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Calls grow to remove Confederate statue in Rockville | News

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Calls grow to remove Confederate statue in Rockville
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Ever since the tragic and horrific Emanuel AME Church shooting last month, there's been national calls to remove confederate symbols. Those conversations have been a constant in the South, and now there's a call to remove such a symbol in Rockville, Maryland.

There is a Confederate soldier statue tucked away right next to the Red Brick Courthouse building near Montgomery Avenue in Downtown Rockville. Local leaders said there is a growing push to have it removed.

"Courthouses are places where, for me, they symbolize equal justice and equal rights for everyone. A statue that, you know, tells us to consider as heroes the guys who fought to keep people enslaved in this country does not mesh well with that," said Rockville City Councilmember, Tom Moore.

"I don't think in 2015 we do honor the 'heroes' of the confederacy or 'love the thin gray line,' said Montgomery County Council President, George Leventhal.

In 1913, the statue was erected by the United Daughters of the Confederacy, according to Councilmember Moore, who also said there were different attitudes towards the Confederacy in the area back then.

Signs around the statue describe the monument and that history in further detail.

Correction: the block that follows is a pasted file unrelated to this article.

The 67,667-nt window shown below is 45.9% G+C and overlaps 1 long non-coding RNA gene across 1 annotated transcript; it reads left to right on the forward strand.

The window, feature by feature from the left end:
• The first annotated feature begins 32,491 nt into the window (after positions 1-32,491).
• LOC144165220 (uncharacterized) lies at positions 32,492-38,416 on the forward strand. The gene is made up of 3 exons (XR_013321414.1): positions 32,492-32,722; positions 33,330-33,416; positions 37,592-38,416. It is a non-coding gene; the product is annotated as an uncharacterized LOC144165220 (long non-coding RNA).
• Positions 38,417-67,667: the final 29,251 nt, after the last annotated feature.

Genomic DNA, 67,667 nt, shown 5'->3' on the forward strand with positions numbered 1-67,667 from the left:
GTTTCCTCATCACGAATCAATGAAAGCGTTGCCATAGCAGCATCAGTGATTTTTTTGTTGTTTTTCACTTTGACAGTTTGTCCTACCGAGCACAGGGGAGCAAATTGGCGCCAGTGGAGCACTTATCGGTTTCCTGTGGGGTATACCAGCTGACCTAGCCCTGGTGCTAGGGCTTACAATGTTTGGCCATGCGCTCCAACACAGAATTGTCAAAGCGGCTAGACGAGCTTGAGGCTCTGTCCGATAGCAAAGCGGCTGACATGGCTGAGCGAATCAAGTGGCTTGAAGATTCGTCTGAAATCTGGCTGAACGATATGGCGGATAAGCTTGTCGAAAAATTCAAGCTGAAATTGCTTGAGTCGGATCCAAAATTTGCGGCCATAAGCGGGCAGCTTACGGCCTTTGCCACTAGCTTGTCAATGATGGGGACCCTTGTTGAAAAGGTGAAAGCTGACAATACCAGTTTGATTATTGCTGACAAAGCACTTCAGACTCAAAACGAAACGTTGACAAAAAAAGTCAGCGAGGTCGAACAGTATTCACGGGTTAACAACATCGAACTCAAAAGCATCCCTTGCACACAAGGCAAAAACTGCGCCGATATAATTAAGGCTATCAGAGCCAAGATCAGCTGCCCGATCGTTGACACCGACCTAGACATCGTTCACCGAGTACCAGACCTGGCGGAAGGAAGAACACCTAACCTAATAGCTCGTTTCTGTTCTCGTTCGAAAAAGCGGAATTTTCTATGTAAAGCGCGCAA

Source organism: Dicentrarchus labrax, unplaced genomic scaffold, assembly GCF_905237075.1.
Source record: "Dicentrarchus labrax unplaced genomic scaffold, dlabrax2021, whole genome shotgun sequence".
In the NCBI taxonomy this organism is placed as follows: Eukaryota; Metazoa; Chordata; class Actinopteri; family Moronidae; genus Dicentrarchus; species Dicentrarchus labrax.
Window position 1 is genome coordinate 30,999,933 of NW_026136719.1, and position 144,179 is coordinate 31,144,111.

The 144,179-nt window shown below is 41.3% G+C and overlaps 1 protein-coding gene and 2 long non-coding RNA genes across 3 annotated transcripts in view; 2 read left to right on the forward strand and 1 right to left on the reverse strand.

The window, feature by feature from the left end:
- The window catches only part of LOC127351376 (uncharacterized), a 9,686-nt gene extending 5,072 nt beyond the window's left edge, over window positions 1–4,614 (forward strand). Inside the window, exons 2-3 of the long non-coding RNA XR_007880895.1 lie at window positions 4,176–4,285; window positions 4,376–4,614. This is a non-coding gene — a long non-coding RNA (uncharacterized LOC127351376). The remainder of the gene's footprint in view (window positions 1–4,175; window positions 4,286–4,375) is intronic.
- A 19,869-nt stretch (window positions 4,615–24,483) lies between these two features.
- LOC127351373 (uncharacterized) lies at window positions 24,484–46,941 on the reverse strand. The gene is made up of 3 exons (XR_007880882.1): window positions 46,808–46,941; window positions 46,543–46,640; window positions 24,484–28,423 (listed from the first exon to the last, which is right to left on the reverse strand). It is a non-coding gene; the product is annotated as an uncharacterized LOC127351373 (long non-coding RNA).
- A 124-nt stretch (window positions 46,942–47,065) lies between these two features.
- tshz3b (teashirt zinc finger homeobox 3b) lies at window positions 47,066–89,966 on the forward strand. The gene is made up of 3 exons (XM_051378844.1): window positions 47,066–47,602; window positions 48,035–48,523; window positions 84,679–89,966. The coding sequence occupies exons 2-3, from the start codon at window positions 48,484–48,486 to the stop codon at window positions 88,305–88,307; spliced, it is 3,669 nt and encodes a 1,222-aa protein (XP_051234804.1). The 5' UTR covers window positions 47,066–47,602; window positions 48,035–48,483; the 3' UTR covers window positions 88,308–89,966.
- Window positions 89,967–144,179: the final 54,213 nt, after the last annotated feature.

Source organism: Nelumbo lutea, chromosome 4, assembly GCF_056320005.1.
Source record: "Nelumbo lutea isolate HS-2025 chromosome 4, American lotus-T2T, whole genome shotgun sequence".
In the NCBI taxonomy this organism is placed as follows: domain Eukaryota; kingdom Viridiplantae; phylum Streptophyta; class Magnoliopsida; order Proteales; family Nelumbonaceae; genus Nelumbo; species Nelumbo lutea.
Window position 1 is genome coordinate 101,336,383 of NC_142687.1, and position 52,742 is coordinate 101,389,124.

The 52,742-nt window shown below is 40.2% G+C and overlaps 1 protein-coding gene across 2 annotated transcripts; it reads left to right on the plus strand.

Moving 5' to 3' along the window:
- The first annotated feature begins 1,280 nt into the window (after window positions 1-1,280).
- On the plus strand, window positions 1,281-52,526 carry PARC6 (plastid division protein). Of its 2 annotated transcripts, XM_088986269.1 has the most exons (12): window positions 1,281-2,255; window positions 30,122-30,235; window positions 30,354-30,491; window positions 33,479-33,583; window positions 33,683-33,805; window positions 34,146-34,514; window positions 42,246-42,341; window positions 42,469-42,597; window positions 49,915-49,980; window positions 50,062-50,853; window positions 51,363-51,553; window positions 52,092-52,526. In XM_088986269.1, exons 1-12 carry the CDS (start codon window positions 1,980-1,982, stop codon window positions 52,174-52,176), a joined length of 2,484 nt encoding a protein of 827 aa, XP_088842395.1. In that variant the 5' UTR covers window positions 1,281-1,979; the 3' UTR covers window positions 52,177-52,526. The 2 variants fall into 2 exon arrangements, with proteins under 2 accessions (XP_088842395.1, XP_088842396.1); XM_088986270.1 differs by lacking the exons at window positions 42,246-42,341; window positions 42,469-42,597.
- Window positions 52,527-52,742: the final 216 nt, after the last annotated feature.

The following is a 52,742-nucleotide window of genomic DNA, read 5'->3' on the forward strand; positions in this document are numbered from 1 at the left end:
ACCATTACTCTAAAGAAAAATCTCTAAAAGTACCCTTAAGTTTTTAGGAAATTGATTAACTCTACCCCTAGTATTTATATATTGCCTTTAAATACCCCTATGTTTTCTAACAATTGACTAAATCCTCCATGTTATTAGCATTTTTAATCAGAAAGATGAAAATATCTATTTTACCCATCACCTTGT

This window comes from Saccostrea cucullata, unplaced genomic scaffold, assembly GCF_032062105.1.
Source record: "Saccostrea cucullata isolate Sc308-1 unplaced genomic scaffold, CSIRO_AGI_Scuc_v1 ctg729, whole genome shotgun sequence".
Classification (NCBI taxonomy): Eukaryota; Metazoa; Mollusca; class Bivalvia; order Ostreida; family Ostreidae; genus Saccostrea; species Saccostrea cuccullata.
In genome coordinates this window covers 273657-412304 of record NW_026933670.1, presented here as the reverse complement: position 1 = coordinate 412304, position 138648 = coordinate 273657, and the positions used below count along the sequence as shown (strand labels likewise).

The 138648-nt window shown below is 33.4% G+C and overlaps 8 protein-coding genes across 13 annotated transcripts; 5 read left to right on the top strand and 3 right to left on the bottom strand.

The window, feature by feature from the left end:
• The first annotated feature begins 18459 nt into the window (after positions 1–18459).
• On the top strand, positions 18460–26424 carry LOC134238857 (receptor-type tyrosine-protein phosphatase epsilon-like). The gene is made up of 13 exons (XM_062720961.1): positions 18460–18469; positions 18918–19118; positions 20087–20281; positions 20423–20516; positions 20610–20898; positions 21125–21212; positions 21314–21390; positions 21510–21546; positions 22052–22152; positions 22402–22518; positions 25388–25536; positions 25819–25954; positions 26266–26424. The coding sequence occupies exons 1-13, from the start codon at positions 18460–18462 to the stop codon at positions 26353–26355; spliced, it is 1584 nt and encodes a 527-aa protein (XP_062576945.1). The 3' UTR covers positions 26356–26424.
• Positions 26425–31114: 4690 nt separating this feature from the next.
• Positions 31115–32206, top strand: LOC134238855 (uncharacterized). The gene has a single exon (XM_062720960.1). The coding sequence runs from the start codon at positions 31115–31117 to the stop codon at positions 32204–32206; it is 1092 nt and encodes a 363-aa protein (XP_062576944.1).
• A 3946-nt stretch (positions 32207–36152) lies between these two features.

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Dozens of people who walk by the statue regularly admitted they've never seen it before.

"No. I try to stay away from the courthouse if you know what I mean," said Shellie Jackson laughing. But she took a more serious tone after saying she does find it offensive that a memorial like that is in the area.

"I do believe that racism is still here in America, so anything representing that, or that you know, would represent that or offend my race, I do agree that it should be removed," Jackson said.

"To me it represents something that's a negative," said Gene Jones, "and I've always wanted that: wanted the flags and the symbols removed."

Not everyone feels the same way.

A man named Amir told WUSA9 he is from Baltimore and is just in the area for Tuesday. He would not give his last name, but said in an on-camera interview, "It doesn't mean anything to me. I think it was in the past. Let it go. The more people harp on it, the more problems it's going to bring."

"The fact that we have a Confederate statue here, I don't find offense to it. I think it's a piece of history," said Chase Rice, "there are plenty things in history that people took offense to but are now in museums or appreciated. I think this should be no different."

While Rockville Councilmember Moore doesn't think the statue should remain where it is, does feel it would be better placed at the Beall-Dawson House. He says rented by the Montgomery County Historical Society and believes they would be able to provide better context on the statue and that point in history.

Regardless of which council member thinks what, it's all going to a public vote. Local leaders tell WUSA9 the statue actually sits on Montgomery County land so they want the community to weigh in.

There is a 6 p.m. public meeting scheduled for Monday, July 20th at Rockville's City Hall.

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